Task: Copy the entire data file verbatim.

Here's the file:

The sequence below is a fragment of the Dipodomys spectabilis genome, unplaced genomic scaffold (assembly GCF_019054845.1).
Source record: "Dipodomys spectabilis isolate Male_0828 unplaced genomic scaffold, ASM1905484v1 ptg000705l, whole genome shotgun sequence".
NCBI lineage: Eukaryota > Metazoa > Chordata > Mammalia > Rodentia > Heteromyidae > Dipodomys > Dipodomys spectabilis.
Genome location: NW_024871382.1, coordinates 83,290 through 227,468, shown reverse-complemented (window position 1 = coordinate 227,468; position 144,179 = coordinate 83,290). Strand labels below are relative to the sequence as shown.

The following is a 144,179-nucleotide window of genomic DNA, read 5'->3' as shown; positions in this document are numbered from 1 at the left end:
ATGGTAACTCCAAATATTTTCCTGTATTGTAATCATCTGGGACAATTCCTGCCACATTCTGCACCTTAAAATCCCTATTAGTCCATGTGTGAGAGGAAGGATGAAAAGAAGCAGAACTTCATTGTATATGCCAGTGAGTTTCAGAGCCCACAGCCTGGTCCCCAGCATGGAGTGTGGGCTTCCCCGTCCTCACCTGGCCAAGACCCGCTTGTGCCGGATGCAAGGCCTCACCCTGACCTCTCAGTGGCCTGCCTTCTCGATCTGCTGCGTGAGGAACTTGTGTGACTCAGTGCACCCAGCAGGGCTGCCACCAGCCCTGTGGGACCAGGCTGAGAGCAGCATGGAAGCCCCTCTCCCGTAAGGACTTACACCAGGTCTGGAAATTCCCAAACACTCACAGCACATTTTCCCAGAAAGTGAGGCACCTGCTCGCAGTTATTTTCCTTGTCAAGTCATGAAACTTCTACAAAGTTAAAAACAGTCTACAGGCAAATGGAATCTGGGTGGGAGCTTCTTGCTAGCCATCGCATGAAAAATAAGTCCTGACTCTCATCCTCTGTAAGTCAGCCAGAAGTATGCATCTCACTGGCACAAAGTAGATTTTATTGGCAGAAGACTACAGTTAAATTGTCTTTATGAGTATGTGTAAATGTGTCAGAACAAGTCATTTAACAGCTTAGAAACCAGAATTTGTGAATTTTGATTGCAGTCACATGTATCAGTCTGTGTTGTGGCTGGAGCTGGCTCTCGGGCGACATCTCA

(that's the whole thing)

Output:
The sequence below is a fragment of the Dipodomys spectabilis genome, unplaced genomic scaffold (assembly GCF_019054845.1).
Source record: "Dipodomys spectabilis isolate Male_0828 unplaced genomic scaffold, ASM1905484v1 ptg000705l, whole genome shotgun sequence".
NCBI lineage: Eukaryota > Metazoa > Chordata > Mammalia > Rodentia > Heteromyidae > Dipodomys > Dipodomys spectabilis.
Genome location: NW_024871382.1, coordinates 83,290 through 227,468, shown reverse-complemented (window position 1 = coordinate 227,468; position 144,179 = coordinate 83,290). Strand labels below are relative to the sequence as shown.

The following is a 144,179-nucleotide window of genomic DNA, read 5'->3' as shown; positions in this document are numbered from 1 at the left end:
ATGGTAACTCCAAATATTTTCCTGTATTGTAATCATCTGGGACAATTCCTGCCACATTCTGCACCTTAAAATCCCTATTAGTCCATGTGTGAGAGGAAGGATGAAAAGAAGCAGAACTTCATTGTATATGCCAGTGAGTTTCAGAGCCCACAGCCTGGTCCCCAGCATGGAGTGTGGGCTTCCCCGTCCTCACCTGGCCAAGACCCGCTTGTGCCGGATGCAAGGCCTCACCCTGACCTCTCAGTGGCCTGCCTTCTCGATCTGCTGCGTGAGGAACTTGTGTGACTCAGTGCACCCAGCAGGGCTGCCACCAGCCCTGTGGGACCAGGCTGAGAGCAGCATGGAAGCCCCTCTCCCGTAAGGACTTACACCAGGTCTGGAAATTCCCAAACACTCACAGCACATTTTCCCAGAAAGTGAGGCACCTGCTCGCAGTTATTTTCCTTGTCAAGTCATGAAACTTCTACAAAGTTAAAAACAGTCTACAGGCAAATGGAATCTGGGTGGGAGCTTCTTGCTAGCCATCGCATGAAAAATAAGTCCTGACTCTCATCCTCTGTAAGTCAGCCAGAAGTATGCATCTCACTGGCACAAAGTAGATTTTATTGGCAGAAGACTACAGTTAAATTGTCTTTATGAGTATGTGTAAATGTGTCAGAACAAGTCATTTAACAGCTTAGAAACCAGAATTTGTGAATTTTGATTGCAGTCACATGTATCAGTCTGTGTTGTGGCTGGAGCTGGCTCTCGGGCGACATCTCA